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Showing posts from March, 2013

Thought for the Day: The Yeitzer Hara Gives Purpose to Our Creation

Pesach is a wonderful time of year.  We are, bli ayin hara, this year celebrating with all of our descendants.  Sunday afternoon, as we were enjoying our last pizza and beer of the year, I raised my glass to toast everyone for the beautiful Pesach we had experienced together.  Everyone looked at my quizzically and my son-in-law (a fine lawyer) pointed out that Pesach hadn't even started yet.  "I know," I said, "but right now we're all happy to be together and I don't want to lose the opportunity."  It was a joke, but we are all working hard to make sure things continue that way.  So far so good; bli ayin hara, pu pu pu, etc, etc, etc.

Both s'darim were a roaring success.  What's a successful seder?  First, we covered the hagada.  Second, and just as important, the children asked questions, told us what they learned for pesach, and sang songs.  Even so, how am I so confident that we were so successful in transmitting the m'sora?  My eldest g…

Thought for the Day: Sh'i'ah, Chazarah, Tanur Kira -- Ovens Today

Of course I know that wood burning stoves don't have knobs to adjust the temperature.  Of course I also never really thought about what that meant for bakeries in days gone by.  Baruch HaShem, I had the z'chus to once hear first hand from someone who lived in pre-war Europe and who's mother ran a bakery.  There are all sorts of "little" details.  For example, not only was there no way manually to adjust the temperature, there was also no way to turn it on and off.  You started a fire and let it go till the end; wood is an expensive resource, after all.  The process he described took careful planning and then about a week of execution.  Breads at the beginning of the week when the fire was hottest, then cakes and kugels as the temperature came down, finally pastries and other delicacies that required lower temperatures at the end of the week.  That's a heck of a lot more than "no temperature dial".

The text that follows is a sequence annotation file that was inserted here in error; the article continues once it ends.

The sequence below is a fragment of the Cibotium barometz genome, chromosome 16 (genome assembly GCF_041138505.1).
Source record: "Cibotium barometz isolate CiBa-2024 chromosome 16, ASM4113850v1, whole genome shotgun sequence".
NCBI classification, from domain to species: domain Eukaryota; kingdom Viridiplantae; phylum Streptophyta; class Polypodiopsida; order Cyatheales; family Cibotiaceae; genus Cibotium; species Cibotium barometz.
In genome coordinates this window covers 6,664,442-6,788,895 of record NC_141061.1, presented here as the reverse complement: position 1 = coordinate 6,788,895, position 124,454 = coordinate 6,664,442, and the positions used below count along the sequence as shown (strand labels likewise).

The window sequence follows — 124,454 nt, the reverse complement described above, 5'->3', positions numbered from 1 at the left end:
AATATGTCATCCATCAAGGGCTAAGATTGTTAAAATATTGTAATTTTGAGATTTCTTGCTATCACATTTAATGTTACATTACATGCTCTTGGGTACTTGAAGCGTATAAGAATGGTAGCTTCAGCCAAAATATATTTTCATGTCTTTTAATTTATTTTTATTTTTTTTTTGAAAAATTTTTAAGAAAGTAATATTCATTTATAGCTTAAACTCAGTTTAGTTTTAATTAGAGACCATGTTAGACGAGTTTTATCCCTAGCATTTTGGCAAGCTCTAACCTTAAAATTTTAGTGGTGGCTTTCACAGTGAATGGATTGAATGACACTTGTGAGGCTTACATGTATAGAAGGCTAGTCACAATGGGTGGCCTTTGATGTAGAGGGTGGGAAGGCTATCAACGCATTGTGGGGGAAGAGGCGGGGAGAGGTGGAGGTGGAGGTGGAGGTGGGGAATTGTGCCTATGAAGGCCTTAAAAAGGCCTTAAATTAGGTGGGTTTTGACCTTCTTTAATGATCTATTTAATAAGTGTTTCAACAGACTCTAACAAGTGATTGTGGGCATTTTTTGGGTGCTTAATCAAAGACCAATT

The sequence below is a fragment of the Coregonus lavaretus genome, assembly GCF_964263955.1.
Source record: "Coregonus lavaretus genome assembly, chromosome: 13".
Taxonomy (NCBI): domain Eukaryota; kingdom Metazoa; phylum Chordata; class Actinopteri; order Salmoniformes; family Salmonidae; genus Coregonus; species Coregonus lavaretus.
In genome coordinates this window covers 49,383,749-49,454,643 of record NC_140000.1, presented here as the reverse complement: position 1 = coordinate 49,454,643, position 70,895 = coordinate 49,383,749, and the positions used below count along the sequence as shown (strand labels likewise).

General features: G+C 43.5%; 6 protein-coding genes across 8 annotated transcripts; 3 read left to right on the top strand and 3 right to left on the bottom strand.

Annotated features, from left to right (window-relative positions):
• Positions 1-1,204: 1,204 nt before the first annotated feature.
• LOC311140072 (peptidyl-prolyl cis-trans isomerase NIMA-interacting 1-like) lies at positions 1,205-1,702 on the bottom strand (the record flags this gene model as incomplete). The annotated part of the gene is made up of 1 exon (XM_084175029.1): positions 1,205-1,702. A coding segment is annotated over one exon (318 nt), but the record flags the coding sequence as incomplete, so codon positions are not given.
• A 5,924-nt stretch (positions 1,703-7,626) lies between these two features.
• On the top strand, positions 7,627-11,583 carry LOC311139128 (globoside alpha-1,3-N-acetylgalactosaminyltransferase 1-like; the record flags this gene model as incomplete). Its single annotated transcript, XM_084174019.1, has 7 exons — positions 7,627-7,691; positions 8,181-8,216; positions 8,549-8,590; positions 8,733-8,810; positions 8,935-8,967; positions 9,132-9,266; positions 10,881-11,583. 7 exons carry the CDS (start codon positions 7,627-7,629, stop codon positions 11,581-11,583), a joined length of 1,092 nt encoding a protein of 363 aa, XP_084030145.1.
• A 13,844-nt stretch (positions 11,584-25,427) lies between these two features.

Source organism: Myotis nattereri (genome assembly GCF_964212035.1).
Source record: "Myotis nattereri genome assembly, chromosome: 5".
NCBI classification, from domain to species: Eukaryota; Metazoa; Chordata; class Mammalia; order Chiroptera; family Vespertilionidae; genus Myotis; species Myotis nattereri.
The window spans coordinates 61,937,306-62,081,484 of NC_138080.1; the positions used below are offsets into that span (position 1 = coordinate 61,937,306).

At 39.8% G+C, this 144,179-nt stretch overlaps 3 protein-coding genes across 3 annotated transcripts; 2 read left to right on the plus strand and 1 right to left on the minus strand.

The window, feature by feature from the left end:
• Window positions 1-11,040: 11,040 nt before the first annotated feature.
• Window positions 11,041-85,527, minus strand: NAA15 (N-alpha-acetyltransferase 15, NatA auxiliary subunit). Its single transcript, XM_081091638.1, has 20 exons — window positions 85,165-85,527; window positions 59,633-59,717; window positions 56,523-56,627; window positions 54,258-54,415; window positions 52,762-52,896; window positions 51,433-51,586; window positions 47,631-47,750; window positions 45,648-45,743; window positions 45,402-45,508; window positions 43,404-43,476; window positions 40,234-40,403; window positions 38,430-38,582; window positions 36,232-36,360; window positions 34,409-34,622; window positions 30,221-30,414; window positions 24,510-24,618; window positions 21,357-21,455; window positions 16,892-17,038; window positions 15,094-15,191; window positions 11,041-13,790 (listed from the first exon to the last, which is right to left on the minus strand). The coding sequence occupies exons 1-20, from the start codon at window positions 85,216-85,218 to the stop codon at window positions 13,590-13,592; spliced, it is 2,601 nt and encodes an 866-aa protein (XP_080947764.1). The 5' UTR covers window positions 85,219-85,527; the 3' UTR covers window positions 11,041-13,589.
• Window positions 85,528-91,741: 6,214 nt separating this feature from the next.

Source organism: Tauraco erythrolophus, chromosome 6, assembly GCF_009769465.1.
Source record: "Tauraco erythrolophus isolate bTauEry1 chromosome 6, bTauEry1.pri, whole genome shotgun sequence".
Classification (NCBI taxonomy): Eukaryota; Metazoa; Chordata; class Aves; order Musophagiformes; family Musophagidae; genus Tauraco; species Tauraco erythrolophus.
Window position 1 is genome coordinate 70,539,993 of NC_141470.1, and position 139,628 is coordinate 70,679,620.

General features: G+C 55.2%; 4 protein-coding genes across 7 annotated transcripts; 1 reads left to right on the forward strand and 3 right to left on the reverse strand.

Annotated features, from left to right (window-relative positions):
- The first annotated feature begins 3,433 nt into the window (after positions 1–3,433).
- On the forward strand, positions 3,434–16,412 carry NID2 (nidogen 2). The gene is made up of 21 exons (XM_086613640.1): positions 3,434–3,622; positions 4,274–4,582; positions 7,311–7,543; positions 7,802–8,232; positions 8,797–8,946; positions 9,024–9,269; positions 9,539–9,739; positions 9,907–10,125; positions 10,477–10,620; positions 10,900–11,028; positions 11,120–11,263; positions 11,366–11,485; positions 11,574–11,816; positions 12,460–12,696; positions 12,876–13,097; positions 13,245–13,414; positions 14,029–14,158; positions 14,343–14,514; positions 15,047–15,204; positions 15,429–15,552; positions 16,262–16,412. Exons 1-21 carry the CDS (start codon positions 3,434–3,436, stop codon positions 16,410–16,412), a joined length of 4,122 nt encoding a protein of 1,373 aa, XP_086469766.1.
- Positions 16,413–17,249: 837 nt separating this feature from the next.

That insight, I found, has been very helpful in unde…

Thought for the Day: Difference Between La-Omer and Ba-Omer

There seems to be much confusion about whether to say "la-omer" or "ba-omer" when counting s'fira.  Some people even count twice, once with each nusach (they still have the problem of which to say first, of course).  The Shulchan Aruch says nothing directly, but refers to the 33rd day as "log la-omer"; the Rema on the spot says, "log ba-omer".  The Mishna Brura does not make a clear p'sak.  I have done some investigation and am prepared to add to the confusion.

The basic difference in meaning is that "la-omer" implies a particular event, while "ba-omer" implies "during the omer season".  Since the actual minchas omer is only offered once, "la-omer" certainly seems, therefore, to be the correct nusach.  So paskens the Sha'arei T'shuva; arguing on the Taz who paskens "ba-omer".  There are at least two strong questions on the Sha'arei T'shuva.  First, the nusach of the bracha…

Thought for the Day: Chag HaShavuos -- Not Festival of Weeks, But Celebration of The Weeks

I finally have gotten into the mind of one the the classic stand up men of the previous generation, Jack Benny.  This year my wife offered me the Hobson's choice of Pesach in Florida with my children and grandchildren or stay in Chicago by myself so I could daven at dawn.  Of course, she didn't really make the offer, but in my mind that was the choice and I kept hearing this little voice saying, "I'm thinking, I'm thinking..."

I've been bothered by a question about the issur of chameitz on pesach for some time; namely: the comparison of chameitz to the yeitzer hara.  The only difference between chameitz and matzah, so goes the the shmuess, is air; we rid ourselves of it once a year and re-adjust our priorities.  Maybe, but chameitz bread isn't just puffier...it tastes so much better!  And it's more satisfying.  In fact, sefardim make a m'zonos on matzah all year around and need the heter of "that's bread on pesach; deal with it" …

Thought for the Day: Is "Not Forbidden" Equivalent to "Permitted"?

Of course a Jew may not eat meat from a treifa.  That is, from an animal that has certain simanim that basically means the animal would have died if it hadn't been killed.  That is different than n'veila, which is meat from an animal that was killed by some other means than sh'chita.  For example, a deer killed by a rifle bullet or the bumper of a 4x4 filled with drunk would-be hunters.  (I suspect a lot of those "hunters" actually just got lucky and caught a deer in their headlights.)  Then there is meat from a b'heima t'mei'a -- pork, for example.  Who cares why it's forbidden?  Forbidden is forbidden, right?  Well, l'ma'aseh, maybe; though it often comes up in case of situations where the details of what actually happened are not clear.  But philosophically, there is a lot to learn from the details.

For example, the Torah only prescribes a punishment (lashes, in this case) if one ate a "shiur" (in this case a k'zayis) of t…

Thought for the Day: Preparing Today to Act Correctly Tomorrow